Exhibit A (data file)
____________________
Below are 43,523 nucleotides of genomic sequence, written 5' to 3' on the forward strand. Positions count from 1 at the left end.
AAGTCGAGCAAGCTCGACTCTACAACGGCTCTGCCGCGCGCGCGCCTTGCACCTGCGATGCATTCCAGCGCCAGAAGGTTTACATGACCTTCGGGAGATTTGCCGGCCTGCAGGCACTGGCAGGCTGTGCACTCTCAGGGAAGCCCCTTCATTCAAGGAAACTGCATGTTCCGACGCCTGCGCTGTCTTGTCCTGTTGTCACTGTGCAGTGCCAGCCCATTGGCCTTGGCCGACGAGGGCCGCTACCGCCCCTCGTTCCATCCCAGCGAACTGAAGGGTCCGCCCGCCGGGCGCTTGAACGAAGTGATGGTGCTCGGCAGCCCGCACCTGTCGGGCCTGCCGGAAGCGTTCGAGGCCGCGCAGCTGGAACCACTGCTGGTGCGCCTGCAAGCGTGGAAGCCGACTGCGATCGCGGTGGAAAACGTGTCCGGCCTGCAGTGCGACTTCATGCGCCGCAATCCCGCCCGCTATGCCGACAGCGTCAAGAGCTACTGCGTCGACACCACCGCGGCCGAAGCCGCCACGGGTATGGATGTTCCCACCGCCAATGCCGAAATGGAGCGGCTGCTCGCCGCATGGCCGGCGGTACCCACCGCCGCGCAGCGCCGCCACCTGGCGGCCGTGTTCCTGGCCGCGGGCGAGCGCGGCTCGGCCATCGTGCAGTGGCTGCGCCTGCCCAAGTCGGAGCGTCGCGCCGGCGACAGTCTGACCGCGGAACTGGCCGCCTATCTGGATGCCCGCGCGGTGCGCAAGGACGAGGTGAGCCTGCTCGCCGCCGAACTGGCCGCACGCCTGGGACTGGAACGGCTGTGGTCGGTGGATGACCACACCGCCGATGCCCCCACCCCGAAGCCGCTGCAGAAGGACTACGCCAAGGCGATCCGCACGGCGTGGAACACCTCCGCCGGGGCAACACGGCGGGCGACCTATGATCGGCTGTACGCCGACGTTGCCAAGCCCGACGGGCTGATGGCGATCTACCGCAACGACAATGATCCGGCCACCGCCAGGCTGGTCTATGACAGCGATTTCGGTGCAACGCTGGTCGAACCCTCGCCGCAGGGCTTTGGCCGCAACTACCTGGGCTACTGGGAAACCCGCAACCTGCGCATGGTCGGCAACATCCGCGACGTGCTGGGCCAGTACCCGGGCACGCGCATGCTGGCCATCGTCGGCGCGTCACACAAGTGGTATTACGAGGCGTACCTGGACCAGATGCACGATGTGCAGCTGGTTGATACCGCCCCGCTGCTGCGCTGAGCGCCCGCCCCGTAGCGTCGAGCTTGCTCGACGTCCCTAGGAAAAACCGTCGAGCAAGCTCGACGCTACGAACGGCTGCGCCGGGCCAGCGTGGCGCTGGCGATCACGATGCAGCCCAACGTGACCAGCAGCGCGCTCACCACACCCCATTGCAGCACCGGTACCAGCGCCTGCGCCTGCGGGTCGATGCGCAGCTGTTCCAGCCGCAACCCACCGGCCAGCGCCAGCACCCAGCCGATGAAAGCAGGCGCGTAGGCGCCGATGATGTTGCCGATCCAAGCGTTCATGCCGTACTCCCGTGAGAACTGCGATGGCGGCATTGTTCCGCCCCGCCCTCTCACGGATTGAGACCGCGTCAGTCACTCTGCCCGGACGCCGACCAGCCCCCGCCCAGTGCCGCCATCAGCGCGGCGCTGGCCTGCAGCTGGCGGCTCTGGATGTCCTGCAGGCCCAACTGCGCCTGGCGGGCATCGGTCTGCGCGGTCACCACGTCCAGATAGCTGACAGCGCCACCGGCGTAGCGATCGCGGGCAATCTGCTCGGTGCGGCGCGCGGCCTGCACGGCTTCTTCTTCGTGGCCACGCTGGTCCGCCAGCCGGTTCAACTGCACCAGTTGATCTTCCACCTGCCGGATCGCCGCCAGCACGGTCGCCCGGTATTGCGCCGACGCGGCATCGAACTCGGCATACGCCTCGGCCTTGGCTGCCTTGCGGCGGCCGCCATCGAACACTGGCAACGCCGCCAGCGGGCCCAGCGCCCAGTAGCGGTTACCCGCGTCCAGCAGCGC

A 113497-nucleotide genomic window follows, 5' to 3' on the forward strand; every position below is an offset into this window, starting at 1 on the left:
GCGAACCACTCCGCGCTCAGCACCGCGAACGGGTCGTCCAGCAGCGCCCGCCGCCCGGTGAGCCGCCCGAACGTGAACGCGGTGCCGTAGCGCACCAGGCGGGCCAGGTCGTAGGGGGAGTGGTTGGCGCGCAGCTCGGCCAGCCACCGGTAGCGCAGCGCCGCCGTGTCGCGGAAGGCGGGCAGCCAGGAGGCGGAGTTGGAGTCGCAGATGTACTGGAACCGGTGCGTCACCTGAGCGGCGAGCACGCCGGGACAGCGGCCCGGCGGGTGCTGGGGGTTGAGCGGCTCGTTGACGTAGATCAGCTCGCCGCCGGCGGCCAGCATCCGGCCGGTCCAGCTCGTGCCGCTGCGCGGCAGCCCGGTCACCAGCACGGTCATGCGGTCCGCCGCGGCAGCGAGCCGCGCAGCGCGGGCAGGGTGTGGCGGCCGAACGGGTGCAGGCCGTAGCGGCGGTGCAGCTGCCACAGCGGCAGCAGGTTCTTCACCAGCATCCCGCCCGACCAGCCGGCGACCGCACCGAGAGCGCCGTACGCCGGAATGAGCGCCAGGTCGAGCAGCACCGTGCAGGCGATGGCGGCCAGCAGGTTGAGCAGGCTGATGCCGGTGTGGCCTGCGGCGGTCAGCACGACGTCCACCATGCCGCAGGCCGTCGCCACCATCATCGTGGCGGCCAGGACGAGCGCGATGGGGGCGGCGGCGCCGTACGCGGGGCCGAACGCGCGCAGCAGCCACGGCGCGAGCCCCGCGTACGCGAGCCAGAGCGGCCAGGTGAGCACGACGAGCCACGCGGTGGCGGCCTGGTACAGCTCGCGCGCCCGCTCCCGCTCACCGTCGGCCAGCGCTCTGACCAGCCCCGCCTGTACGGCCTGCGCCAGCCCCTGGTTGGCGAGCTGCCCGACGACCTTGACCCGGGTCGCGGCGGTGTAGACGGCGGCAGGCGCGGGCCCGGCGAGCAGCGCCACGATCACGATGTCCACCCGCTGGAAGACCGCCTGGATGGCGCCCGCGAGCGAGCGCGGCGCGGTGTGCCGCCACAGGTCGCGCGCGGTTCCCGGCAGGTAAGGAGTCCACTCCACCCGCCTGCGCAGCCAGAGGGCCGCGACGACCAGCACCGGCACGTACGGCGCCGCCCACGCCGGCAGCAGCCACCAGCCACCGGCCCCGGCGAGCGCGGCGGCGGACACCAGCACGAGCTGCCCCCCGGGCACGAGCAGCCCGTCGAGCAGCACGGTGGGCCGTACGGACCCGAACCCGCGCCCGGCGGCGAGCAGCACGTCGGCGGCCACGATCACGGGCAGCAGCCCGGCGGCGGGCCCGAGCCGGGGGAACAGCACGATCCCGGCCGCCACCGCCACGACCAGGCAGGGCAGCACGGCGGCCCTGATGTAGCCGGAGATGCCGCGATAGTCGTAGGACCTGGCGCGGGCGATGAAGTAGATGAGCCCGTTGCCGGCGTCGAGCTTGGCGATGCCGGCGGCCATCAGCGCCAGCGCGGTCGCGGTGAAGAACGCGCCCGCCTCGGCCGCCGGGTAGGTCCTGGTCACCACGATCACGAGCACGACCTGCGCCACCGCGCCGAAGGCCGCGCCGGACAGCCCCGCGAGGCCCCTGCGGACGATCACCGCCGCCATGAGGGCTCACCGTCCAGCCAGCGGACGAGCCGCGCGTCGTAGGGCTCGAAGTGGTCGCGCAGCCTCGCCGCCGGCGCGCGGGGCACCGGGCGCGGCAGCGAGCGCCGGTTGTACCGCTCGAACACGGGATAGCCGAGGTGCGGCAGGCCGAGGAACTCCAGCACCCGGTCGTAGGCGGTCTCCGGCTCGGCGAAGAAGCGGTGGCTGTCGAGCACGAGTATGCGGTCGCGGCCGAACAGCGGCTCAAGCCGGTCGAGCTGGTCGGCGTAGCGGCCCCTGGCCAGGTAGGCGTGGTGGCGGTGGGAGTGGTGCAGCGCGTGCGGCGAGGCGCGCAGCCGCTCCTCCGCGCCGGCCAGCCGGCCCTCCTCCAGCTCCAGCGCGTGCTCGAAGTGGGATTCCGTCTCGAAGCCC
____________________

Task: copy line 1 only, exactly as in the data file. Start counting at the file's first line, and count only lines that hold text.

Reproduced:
Below are 43,523 nucleotides of genomic sequence, written 5' to 3' on the forward strand. Positions count from 1 at the left end.